|Publication number||US5483099 A|
|Application number||US 08/298,925|
|Publication date||Jan 9, 1996|
|Filing date||Aug 31, 1994|
|Priority date||Aug 31, 1994|
|Publication number||08298925, 298925, US 5483099 A, US 5483099A, US-A-5483099, US5483099 A, US5483099A|
|Inventors||Siva Natarajan, Udy Shrivastava, William M. Siu, Mark J. Palmer|
|Original Assignee||Intel Corporation|
|Export Citation||BiBTeX, EndNote, RefMan|
|Patent Citations (7), Referenced by (41), Classifications (19), Legal Events (5)|
|External Links: USPTO, USPTO Assignment, Espacenet|
1. Field of The Invention
The present invention relates to an integrated circuit package.
2. Description of Related Art
Integrated circuits (ICs) are typically housed within a protective plastic or ceramic package. The package may have pins or outer surface pads that are coupled to corresponding features of a printed circuit board. The pins carry power and digital signals between the circuit board and the integrated circuit located within the package. The package will typically have a plurality of pins dedicated to digital signals, and a separate set of pins dedicated to power and ground. The number of power and ground pins are defined by the amount of power delivered to the integrated circuit. Generally speaking, more pins are required to provide an additional amount of power to the IC. Adding pins increases the size of both the package and the overall printed circuit board assembly.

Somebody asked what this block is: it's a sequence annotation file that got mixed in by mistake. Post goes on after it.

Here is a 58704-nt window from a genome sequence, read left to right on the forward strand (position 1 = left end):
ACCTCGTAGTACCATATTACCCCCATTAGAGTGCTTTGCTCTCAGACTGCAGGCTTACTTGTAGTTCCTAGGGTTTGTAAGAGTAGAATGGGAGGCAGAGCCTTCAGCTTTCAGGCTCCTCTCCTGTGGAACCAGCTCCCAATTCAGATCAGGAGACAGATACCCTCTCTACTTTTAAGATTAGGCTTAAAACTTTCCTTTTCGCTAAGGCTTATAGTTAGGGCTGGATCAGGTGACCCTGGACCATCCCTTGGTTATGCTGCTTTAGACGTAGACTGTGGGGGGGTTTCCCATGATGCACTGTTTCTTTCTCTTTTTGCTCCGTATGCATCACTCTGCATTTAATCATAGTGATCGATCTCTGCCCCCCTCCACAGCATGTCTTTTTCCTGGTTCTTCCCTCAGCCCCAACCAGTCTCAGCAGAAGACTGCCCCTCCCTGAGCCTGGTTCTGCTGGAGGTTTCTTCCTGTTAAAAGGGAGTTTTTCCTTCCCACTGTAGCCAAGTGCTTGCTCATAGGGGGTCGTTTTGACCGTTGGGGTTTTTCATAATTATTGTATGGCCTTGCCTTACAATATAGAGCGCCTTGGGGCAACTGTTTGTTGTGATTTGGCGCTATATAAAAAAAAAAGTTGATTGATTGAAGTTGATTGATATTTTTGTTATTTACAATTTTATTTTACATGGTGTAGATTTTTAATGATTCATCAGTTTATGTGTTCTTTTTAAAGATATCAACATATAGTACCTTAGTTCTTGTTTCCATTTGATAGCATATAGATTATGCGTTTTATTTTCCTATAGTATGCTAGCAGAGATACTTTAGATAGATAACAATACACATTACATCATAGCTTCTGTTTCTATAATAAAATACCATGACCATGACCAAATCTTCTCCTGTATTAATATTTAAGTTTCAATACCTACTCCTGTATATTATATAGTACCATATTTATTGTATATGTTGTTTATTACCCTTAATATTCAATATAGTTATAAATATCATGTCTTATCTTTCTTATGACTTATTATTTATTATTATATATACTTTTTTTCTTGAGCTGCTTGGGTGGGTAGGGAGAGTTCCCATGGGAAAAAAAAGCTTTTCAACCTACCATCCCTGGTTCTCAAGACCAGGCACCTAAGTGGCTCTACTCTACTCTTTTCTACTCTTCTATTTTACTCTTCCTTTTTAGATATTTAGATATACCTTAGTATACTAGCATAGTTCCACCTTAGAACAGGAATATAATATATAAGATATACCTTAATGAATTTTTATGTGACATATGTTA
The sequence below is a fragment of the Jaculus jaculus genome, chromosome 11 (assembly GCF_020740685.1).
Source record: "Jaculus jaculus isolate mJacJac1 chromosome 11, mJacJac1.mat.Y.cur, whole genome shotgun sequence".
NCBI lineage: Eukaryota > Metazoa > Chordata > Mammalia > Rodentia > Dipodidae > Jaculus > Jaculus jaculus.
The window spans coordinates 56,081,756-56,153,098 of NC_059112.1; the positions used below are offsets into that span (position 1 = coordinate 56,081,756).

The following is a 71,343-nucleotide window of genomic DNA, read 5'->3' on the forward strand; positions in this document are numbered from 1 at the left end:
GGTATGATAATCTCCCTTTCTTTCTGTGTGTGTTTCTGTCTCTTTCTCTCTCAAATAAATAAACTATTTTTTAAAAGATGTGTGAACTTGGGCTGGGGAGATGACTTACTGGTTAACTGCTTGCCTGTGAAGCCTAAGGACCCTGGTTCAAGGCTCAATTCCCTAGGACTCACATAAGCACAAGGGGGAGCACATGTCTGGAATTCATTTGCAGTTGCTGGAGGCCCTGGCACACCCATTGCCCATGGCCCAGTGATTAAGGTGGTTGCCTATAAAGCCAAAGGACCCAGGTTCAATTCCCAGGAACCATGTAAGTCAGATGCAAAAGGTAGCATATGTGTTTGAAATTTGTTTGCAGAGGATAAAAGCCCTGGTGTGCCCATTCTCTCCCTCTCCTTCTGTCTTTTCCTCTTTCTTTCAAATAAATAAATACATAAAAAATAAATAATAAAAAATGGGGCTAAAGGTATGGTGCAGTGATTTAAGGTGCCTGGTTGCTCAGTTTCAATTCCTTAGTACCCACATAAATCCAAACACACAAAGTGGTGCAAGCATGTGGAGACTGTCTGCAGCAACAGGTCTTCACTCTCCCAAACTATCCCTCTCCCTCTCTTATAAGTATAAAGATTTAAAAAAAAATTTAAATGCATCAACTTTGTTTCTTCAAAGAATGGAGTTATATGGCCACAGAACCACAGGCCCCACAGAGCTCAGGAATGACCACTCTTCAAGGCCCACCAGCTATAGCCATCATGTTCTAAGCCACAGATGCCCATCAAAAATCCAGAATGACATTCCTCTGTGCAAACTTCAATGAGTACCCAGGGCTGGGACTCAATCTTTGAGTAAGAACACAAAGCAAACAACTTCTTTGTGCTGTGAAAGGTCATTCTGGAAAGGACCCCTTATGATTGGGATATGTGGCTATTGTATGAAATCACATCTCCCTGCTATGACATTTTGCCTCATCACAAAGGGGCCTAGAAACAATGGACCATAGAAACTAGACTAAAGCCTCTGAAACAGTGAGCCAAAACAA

Some printed circuit board assemblies utilize a socket assembly which is mounted to the printed circuit board. The socket assembly contains a plurality of individual conductive sockets that can receive the pins of an integrated circuit package and couple the package to the printed circuit board. The socket assembly allows an end user to readily attach and decouple an IC package from a printed circuit board. IC packages that contain large integrated circuits such as a microprocessor typically have a relatively large number of pins to satisfy the power and I/O (digital input/output) requirements of the IC. Each pin has an associated insertion force that is required to attach the package to the socket. An IC package with a large number of pins therefore requires a relatively large insertion force to plug the package into the socket. It would be desirable to provide an integrated circuit package that requires a lower insertion force than packages in the prior art. It would also be desirable to provide a packaging concept that allows an integrated circuit to draw more power without requiring more pins for the package.